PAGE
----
DAILY MARKET REPORTS
- Wall Street’s main indexes were flat in morning trading on Wednesday.
- Trading volumes were thin ahead of the Thanksgiving holiday on Thursday and an early close on Friday.
- The biggest drop was a 7.2 percent decline in Hewlett Packard Enterprise after Chief Executive Meg Whitman said she would leave in February six years into the job.
US FINANCIAL MARKET
Uber Reveals Data Breach and Cover-up, Leading to Two Firings
- Uber revealed it paid hackers $100,000 in an effort to conceal a data breach affecting 57 million accounts one year ago.
- The ride-hailing firm said it fired its chief security officer, Joe Sullivan, and deputy Craig Clark for their roles in the breach and for covering it up.
- In addition to the names, emails and phone numbers of millions of riders, about 600,000 drivers’ license numbers were accessed, Uber said.
- Uber said financial information such as credit cards and Social Security numbers weren’t taken.
- Uber said it identified the hackers and “obtained assurances” they had destroyed the stolen data.
- The New York State Attorney General’s office has opened an investigation into the breach.
Meg Whitman’s Latest Turn Signal
- Whitman, one the most high-profile executives in the United States, said on Tuesday she would quit as CEO in February and hand over the reins to company veteran Antonio Neri.
- After reports surfaced that she was being considered for the top job at Uber, Whitman reinforced her dedication to the role in July by saying that she was fully committed to HPE and planned to remain CEO.
Deere Earnings Helped by Equipment Demand
- Deere easily beat quarterly sales and profit expectations and predicted continued improvement in sales of its agricultural machinery next year.
- Deere’s sales of farm and landscaping machinery soared 22% during the fourth quarter from the same period a year earlier to $5.4 billion.
- Profit for the segment rose 57% to $584 million.
- The company generates 70% of sales from agricultural equipment
- Total net sales rose 25.5 percent to $7.09 billion.
- Deere reported net income of with $510.3 million, compared with $285.3 million in the year-ago period.
- Deere said the improvement stemmed from rising production of equipment and higher prices.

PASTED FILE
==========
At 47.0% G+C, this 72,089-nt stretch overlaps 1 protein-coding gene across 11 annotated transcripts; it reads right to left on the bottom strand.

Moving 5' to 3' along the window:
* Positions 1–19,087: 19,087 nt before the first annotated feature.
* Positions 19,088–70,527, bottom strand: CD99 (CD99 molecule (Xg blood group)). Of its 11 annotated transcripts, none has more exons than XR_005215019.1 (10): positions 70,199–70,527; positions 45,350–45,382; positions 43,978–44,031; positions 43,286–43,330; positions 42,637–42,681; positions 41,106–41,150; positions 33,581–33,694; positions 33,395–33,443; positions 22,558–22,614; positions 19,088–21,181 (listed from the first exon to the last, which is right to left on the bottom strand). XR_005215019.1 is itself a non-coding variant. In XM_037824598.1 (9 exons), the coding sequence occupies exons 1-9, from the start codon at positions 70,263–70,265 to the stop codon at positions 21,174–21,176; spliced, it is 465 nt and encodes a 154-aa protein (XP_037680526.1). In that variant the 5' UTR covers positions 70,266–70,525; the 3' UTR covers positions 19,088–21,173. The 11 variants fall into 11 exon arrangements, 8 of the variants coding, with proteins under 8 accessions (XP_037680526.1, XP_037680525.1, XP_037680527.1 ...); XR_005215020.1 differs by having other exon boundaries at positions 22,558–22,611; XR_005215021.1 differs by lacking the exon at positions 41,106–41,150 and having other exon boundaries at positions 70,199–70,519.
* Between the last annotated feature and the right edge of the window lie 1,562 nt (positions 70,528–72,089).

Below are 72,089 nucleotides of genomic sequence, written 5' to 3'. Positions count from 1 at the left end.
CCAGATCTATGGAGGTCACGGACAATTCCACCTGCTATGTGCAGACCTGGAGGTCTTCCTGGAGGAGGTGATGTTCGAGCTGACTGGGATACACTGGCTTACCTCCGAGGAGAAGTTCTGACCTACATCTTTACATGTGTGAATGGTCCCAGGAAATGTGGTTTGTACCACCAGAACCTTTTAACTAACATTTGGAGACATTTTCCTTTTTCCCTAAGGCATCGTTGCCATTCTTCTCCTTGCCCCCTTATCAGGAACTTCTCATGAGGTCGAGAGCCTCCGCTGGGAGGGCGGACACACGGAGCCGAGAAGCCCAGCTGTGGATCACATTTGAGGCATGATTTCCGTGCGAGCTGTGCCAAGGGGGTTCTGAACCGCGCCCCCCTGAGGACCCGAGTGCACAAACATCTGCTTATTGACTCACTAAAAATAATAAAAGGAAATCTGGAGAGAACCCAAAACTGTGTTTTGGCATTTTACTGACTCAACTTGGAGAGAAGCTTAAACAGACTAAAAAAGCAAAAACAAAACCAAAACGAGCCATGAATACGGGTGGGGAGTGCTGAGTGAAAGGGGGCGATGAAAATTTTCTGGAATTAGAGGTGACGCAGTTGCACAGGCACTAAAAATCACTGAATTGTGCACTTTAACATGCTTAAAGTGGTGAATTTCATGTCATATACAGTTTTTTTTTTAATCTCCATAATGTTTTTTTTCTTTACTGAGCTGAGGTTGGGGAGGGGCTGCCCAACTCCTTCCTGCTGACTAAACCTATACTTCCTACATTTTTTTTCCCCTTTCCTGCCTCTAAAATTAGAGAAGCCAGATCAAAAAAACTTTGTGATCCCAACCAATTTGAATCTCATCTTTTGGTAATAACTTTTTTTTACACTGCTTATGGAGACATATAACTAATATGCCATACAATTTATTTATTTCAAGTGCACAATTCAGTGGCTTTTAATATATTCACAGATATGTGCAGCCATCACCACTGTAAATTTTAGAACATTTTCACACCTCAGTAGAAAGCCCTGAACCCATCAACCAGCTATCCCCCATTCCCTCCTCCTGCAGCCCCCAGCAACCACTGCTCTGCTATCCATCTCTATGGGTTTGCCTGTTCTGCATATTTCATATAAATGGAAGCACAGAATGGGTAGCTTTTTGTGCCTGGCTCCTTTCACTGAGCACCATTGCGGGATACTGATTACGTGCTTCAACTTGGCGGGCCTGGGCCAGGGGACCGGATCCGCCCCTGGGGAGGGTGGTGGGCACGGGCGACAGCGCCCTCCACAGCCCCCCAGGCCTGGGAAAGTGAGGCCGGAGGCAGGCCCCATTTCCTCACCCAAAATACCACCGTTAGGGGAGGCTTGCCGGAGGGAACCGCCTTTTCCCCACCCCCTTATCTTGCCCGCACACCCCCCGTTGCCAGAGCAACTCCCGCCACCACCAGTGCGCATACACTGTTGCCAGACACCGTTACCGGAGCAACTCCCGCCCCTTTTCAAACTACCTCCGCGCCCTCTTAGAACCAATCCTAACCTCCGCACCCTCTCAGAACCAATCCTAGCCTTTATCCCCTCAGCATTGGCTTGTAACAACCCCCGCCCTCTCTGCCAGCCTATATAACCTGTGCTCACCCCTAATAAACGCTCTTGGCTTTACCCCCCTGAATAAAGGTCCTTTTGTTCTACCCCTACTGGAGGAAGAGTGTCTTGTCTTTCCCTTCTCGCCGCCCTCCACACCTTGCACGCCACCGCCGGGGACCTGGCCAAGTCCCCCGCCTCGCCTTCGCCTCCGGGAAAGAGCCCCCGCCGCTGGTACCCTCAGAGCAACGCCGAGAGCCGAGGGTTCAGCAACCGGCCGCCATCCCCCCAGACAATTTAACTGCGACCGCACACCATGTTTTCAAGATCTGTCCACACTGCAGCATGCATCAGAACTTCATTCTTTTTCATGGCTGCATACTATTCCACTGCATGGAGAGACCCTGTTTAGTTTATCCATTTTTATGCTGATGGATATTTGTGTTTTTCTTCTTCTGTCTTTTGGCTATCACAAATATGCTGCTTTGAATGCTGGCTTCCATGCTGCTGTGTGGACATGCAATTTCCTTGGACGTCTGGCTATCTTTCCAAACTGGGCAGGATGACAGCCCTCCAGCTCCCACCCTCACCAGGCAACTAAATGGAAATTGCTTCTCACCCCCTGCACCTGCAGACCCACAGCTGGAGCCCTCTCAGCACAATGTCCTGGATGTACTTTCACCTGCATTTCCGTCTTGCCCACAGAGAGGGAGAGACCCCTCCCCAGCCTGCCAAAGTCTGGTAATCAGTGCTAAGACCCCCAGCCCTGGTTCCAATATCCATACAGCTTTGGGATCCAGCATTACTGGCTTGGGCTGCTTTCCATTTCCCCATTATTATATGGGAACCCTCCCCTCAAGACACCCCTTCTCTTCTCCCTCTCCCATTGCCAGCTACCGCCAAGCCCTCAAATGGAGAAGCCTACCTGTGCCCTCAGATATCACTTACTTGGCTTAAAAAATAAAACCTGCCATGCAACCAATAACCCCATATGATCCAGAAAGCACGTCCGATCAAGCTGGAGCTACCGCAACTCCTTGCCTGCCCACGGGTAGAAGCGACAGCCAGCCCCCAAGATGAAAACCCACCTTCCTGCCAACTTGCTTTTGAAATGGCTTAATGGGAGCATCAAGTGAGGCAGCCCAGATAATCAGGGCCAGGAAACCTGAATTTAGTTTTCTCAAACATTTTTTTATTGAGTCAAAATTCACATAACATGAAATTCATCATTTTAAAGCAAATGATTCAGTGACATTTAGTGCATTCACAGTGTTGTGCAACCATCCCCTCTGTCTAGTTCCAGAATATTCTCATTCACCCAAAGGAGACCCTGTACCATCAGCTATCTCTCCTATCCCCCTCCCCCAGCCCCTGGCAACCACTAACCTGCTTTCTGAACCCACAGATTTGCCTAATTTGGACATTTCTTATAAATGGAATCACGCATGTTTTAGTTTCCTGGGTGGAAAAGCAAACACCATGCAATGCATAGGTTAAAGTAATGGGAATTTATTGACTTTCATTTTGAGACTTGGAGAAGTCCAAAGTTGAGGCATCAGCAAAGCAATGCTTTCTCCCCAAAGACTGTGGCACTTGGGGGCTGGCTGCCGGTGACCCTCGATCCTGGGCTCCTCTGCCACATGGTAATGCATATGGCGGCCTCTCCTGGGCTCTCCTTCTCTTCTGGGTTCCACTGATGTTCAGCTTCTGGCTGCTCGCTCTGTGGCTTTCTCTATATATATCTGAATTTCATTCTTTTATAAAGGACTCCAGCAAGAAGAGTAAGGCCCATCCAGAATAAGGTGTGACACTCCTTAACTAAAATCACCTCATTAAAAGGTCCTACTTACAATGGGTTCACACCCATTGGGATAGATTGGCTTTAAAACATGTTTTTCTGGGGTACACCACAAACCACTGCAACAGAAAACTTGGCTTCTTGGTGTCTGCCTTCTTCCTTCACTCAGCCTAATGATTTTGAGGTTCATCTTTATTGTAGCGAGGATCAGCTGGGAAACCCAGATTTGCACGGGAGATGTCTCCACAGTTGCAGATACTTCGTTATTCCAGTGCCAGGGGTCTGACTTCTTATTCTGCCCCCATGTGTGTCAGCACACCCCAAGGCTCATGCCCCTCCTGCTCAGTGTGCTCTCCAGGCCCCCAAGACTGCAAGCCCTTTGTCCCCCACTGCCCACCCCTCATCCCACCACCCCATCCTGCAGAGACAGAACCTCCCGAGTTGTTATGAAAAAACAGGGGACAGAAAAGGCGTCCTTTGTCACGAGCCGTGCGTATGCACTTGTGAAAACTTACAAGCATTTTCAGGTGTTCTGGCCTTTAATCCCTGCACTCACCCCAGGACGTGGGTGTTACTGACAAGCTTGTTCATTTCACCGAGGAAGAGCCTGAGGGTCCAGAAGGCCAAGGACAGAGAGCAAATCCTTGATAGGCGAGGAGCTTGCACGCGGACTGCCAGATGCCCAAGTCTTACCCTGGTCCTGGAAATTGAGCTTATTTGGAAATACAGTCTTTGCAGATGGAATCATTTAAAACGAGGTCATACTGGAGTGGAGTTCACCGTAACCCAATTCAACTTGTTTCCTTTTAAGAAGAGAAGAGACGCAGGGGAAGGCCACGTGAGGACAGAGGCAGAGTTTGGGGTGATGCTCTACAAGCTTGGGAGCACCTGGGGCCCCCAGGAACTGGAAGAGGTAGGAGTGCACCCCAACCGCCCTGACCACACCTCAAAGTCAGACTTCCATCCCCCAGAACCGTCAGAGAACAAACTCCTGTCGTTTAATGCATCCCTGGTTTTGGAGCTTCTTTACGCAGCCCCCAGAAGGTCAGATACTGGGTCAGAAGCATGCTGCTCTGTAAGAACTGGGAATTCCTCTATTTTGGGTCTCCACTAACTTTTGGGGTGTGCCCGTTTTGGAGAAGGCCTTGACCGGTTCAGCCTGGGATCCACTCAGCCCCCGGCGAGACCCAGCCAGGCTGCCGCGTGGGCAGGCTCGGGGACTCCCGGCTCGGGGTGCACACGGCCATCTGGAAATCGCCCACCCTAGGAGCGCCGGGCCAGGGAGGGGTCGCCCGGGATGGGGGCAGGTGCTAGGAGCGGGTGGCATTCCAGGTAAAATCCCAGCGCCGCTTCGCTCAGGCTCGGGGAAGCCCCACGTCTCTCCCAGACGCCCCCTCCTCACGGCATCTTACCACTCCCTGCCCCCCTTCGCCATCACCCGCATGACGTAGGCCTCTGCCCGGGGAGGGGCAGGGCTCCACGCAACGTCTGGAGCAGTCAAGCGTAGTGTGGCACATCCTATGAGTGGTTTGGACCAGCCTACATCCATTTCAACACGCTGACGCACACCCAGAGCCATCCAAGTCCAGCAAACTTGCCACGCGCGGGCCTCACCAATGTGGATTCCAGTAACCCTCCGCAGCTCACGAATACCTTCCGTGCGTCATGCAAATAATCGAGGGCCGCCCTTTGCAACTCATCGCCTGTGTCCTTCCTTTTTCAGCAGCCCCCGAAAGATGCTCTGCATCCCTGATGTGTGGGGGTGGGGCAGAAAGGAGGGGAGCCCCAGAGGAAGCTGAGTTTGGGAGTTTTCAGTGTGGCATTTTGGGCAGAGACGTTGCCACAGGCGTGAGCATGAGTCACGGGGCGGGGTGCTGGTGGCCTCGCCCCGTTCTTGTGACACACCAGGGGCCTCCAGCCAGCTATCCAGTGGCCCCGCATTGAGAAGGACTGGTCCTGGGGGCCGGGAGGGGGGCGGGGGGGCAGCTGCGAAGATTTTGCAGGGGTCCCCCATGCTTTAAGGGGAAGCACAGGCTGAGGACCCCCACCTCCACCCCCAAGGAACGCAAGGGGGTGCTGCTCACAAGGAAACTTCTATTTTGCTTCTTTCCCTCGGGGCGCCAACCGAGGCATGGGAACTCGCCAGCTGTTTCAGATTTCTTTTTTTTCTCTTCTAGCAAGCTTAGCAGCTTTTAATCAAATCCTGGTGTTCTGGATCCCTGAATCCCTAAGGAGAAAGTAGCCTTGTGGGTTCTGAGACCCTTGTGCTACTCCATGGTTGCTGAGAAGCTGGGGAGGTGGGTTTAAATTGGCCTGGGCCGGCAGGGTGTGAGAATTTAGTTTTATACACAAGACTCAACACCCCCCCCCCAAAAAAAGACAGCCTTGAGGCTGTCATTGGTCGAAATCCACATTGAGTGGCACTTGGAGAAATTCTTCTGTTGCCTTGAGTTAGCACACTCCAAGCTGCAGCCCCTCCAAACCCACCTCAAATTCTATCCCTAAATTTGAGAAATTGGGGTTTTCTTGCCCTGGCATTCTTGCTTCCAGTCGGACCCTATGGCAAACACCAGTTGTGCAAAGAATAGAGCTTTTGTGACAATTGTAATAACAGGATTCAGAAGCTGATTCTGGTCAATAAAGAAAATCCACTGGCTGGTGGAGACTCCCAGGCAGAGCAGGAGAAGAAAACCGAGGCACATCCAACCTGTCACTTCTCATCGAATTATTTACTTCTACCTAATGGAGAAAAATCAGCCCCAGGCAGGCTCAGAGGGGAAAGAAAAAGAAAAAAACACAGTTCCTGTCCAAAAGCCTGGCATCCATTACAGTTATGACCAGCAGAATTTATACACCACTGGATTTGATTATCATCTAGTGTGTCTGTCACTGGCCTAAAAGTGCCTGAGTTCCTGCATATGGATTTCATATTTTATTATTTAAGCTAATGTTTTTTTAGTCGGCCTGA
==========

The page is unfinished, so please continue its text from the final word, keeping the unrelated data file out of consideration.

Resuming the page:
- For 2017, farm equipment sales rose 9% from 2016 to $20.2 billion.
Rockwell Automation Rejects Third Proposal from Emerson
- Last week Emerson sweetened its takeover offer to $225 per share, valuing the company at about $28.91 billion, in a bid to create a machine and software manufacturing giant. Rockwell previously rebuffed offers of $200 per share and $215 per share, and refused to engage in negotiations.
Retailers Offer Delayed Shipping Options to Avoid Peak Charges
- UPS for the first time is tacking on a surcharge on packages shipped to homes around Black Friday and the week before Christmas, hoping to convince companies to send their orders outside those peak periods—or to make more money from ones that must be delivered then.
- The surcharge has prompted e-commerce retailers large and small to consider other delivery options, such as FedEx or the U.S. Postal Service, passing the additional costs to their customers, or delaying shipments to cheaper times.
- UPS expects the surcharge, which went into effect on Nov. 19 and lasts until Dec. 3, then returns mid-December, to smooth out the volume of packages it delivers during the holiday season.
P&G reviewing board seat recount; Trian calls it waste of time
- P&G said on Wednesday it was reviewing a recount of a shareholder vote that showed activist investor Nelson Peltz had narrowly won a seat on the company’s board.
- Peltz claimed victory after a preliminary tally of votes was released last week, but P&G had refused to concede and said it wants to see a certified result before declaring a winner.
Apple scientists disclose self-driving car research
- Research by Apple computer scientists on how self-driving cars can better spot cyclists and pedestrians while using fewer sensors has been posted online, in what appears to be the company’s first publicly disclosed paper on autonomous vehicles.
- The paper by Yin Zhou and Oncel Tuzel, submitted on Nov. 17 to independent online journal arXiv, is significant because Apple’s famed corporate secrecy around future products has been seen as a drawback among artificial intelligence and machine learning researchers.
- The scientists proposed a new software approach called “VoxelNet” for helping computers detect three-dimensional objects.